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Written on 20th May 2020 by

The Boyes Turner expert Personal Injury team were instructed on behalf of Andrew following an accident in January 2018. Andrew was cycling in Thatcham across a roundabout when a white SUV which had stopped suddenly pulled out straight into the middle of the roundabout which Andrew was cycling around. The vehicle struck his bike side on. Andrew came off his bike landing on his right hand side with his shoulder hitting the ground first. He hit his head and grazed the right side of his head and the bike fell onto his leg.  

Andrew got up and off the ground as quickly as possible to avoid any further impact. An ambulance was called and he was taken to hospital where an x-ray revealed he had broken his collarbone. He had multiple fractures to his collarbone and went on to have an operation to fit a plate in mid-January 2018. His arm was immobilised in a sling until the end of February 2018. He underwent physiotherapy to increase the mobility in his arm and reduce shoulder pain. He had exercises which he had to complete regularly. 

Andrew suffered with pain and discomfort as a result of the injury and found some tasks were difficult due to his reduced mobility as a result of the plate in his shoulder and pain from the injury. The injury affected his sleep and his day to day life and prevented him from being able to work for a period of time. It also resulted in him losing a contract with the company he was working for at the time of the accident. 

Andrew is an interim programme advisor and works on a self-employed basis through his own limited company and due to the accident was unable to fulfil his obligations under his contract, as a result his contract was terminated. This resulted in a direct loss of earnings to Andrew as he could not work for a period of time after the accident. When Andrew was able to find an alternative contract, this was at a lower rate than the previous contract he had agreed, again resulting in a continuing loss of earnings.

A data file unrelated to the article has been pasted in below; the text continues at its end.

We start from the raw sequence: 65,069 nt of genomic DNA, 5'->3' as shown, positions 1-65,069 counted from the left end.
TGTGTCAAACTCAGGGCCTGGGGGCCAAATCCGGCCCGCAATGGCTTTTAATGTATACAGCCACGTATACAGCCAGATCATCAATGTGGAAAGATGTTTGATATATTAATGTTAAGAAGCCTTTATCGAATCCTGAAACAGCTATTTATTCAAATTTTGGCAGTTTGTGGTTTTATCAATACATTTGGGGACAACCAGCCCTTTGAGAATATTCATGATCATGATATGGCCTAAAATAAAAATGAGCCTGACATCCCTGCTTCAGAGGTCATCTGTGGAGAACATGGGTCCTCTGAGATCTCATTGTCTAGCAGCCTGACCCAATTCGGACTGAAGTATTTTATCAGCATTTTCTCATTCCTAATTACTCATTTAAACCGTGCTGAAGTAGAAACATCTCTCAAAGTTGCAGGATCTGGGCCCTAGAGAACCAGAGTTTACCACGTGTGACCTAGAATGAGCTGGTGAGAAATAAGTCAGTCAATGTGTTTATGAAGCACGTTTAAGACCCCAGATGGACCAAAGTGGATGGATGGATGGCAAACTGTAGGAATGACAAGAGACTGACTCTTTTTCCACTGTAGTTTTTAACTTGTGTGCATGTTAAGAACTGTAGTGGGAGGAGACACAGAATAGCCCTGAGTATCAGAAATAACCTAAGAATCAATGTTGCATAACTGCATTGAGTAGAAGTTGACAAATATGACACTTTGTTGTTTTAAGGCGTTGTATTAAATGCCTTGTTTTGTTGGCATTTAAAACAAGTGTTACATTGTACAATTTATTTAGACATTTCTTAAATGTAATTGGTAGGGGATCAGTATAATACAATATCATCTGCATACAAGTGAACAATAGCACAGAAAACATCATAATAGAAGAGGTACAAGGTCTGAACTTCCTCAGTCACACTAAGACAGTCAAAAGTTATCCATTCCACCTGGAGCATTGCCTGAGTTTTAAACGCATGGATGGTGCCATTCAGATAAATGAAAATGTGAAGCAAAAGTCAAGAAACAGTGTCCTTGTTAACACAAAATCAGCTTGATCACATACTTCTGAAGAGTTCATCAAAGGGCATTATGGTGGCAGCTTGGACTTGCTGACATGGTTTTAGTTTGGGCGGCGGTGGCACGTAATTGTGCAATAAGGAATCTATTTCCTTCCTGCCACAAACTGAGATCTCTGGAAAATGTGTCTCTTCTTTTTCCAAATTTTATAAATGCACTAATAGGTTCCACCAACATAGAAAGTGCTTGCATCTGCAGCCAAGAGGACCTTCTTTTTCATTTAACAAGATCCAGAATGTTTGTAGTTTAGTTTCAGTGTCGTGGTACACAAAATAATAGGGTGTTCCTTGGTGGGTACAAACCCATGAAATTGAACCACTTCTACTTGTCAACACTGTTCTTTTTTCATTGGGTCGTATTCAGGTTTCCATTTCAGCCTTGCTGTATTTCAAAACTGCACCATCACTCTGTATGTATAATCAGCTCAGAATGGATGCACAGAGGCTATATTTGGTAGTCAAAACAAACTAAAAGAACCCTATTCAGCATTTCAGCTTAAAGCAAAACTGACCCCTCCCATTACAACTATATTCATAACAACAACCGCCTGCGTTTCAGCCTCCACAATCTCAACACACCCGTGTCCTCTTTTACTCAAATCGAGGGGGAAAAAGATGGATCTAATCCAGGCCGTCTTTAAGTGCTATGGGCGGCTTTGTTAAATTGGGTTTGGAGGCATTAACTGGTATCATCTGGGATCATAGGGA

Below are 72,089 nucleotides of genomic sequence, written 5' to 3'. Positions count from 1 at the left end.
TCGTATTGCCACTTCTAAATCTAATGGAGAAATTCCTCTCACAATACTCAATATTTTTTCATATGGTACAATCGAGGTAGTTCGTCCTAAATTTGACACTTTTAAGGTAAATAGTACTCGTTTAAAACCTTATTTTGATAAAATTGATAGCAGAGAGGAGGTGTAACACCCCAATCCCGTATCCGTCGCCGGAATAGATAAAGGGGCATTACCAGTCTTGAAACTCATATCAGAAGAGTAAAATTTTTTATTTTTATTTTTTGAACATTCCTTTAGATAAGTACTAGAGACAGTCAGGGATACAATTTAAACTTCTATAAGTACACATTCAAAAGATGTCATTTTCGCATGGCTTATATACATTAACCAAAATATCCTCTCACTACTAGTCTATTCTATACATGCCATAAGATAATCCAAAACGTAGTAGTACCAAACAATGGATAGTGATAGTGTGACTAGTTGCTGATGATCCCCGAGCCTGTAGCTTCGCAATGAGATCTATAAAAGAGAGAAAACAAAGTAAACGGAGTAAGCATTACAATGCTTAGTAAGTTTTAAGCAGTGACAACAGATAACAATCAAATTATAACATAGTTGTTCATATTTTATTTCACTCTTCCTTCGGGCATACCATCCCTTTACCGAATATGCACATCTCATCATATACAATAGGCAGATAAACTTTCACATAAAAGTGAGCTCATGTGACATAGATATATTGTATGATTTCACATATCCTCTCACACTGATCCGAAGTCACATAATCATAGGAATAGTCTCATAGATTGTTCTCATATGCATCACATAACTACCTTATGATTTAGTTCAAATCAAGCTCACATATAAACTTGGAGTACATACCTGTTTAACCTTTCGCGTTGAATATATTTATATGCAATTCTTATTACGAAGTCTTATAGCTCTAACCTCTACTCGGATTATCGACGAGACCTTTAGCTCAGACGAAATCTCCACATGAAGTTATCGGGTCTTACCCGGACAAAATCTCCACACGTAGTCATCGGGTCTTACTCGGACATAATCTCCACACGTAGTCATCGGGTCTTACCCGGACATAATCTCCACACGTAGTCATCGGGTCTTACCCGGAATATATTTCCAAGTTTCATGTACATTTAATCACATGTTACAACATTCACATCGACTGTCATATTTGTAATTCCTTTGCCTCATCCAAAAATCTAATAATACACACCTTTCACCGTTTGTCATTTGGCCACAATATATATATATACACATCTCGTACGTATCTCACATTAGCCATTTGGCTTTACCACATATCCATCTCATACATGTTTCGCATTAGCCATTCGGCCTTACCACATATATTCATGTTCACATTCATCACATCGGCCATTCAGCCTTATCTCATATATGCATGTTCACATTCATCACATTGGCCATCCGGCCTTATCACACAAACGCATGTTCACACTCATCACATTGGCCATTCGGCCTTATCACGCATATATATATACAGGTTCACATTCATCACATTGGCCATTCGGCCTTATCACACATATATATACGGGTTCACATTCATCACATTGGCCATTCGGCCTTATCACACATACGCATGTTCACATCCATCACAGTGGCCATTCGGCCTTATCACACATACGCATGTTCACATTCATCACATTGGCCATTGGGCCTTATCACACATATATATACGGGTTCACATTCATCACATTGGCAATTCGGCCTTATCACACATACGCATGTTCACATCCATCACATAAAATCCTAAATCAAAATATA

Andrew is also a member of the Territorial Army and is a Lieutenant Colonel in the Royal Engineers. As a consequence of the injury he was non-deployable and he was unable to fire a rifle with the plate in his collarbone. Andrew therefore opted to have the plate removed in further surgery which was undertaken in November 2018. 

Although Andrew made significant improvements after the accident, his medical expert felt that he would have minor limitations of function and would remain minimally disabled as a result of the accident. There was also a very low risk that he would have degenerative change and might require further surgery.

The further surgery improved Andrew’s quality of life and his ability to undertake his role in the Territorial Army. Andrew’s settlement was agreed with the defendant’s insurers to include compensation for the loss of earnings which he suffered as a result of the injury.